So, if you don’t seem to be bonding with your new house, don’t think you’ve lost your chance to make lifelong friendships, you have plenty of time and opportunities to make it happen.
Get the Admin Out of the Way
Unfortunately, there will be some admin to deal with on arrival. You’ll queue for registration, sign documents and have a picture taken for your student ID. It can be boring and tedious, but it needs doing. If you’ve met and gotten comfortable talking to one of your housemates, consider asking them if they’d like to register with you, so you’re not on your own.
Register with a local GP and dentist as soon as possible, it’s something that may not seem crucial at the time, but at some point you may need to see a doctor, and you’ll be glad you’re already registered.
Finally, don’t forget to save the number of a local taxi firm on your phone and any other important numbers you might need.
Freshers Week can get pricey with all the drinks, food and textbooks you’ll buy. It can be tempting to go a bit crazy with your student loan as you may not be used to having so much money in your hands…but that has to last you an entire term, so don’t blow it all in one week.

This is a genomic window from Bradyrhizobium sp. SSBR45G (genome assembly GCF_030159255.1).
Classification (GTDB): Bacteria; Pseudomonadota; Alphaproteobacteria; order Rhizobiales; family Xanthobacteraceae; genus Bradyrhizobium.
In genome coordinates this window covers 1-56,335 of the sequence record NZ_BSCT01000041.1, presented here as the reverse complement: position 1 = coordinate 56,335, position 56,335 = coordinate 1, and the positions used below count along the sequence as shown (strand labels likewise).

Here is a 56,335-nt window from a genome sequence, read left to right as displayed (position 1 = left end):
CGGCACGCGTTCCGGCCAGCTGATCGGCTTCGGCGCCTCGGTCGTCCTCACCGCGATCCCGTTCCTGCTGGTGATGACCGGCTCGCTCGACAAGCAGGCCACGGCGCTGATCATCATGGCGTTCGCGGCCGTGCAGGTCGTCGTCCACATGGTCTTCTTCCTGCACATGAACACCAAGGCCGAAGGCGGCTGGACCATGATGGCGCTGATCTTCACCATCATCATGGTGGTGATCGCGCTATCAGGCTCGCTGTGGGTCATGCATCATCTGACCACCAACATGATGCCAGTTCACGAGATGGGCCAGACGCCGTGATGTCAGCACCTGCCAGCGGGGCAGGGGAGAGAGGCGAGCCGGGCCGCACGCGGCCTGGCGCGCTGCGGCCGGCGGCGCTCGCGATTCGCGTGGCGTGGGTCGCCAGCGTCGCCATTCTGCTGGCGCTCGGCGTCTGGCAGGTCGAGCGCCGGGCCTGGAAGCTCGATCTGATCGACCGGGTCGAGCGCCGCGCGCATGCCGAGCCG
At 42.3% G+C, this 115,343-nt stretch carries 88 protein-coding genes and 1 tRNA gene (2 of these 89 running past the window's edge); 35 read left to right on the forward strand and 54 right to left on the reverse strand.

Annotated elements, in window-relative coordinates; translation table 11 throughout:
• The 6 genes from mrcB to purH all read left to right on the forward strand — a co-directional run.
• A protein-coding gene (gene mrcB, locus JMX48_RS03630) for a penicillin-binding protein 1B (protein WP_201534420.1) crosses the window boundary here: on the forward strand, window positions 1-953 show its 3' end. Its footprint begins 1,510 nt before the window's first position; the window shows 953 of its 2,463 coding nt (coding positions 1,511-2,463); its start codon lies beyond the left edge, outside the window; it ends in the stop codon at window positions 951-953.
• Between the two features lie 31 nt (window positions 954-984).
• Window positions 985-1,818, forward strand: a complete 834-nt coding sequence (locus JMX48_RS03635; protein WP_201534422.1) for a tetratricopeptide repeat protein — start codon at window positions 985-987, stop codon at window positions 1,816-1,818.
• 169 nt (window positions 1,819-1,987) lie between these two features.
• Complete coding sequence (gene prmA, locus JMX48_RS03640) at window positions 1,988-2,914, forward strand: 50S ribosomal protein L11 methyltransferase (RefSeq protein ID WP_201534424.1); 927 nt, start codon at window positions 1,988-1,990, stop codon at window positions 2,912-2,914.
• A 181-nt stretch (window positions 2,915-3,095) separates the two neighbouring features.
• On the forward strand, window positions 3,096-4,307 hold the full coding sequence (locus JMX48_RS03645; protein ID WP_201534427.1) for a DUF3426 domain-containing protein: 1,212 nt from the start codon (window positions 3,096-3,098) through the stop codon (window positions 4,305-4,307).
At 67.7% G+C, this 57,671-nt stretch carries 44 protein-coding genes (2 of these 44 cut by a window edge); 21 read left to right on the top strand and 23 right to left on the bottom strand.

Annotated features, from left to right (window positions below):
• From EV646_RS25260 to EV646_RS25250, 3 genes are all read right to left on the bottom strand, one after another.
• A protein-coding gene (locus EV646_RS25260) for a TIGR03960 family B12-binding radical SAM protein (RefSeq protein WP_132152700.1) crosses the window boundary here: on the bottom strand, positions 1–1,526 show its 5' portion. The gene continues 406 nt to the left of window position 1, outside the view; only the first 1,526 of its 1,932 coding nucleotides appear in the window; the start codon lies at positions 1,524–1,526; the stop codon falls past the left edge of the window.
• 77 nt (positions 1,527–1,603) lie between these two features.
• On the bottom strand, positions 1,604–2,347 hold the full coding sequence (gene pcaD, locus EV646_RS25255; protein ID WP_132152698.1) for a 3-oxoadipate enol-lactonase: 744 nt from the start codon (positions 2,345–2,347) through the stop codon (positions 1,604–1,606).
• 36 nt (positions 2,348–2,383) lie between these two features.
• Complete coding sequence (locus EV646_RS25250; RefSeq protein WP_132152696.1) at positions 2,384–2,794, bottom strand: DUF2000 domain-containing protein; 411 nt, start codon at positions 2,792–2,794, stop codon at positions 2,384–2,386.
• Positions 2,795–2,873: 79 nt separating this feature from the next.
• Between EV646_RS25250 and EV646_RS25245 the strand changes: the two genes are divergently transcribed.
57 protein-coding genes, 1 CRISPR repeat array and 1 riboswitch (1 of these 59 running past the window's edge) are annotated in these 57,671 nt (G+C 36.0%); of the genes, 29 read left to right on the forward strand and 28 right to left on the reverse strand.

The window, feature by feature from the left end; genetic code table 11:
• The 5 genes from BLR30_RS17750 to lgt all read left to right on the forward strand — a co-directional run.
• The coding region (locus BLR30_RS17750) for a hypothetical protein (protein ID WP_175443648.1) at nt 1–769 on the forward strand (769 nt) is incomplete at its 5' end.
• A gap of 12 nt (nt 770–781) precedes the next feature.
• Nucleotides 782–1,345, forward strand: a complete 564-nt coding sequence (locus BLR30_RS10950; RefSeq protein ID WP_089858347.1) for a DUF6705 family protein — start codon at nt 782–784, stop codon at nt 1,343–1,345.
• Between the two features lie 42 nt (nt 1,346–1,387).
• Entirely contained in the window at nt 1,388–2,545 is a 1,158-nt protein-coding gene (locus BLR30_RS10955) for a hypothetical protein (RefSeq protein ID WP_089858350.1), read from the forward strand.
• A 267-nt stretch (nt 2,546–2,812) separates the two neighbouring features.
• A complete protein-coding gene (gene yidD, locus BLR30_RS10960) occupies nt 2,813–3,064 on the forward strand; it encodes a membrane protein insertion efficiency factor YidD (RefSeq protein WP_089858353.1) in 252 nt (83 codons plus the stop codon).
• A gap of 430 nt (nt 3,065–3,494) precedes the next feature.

Set yourself a budget per night and try to stick to it. Perhaps consider taking cash out and leaving your card in your accommodation to avoid overspending. Just make sure you put some emergency cash aside for a taxi at the end of the night.
Join Clubs and Societies
For some people, their club or society becomes their whole university life. They make all their friends there, spend all their time at their events and meetups and may even end up becoming the president of the society by their third year.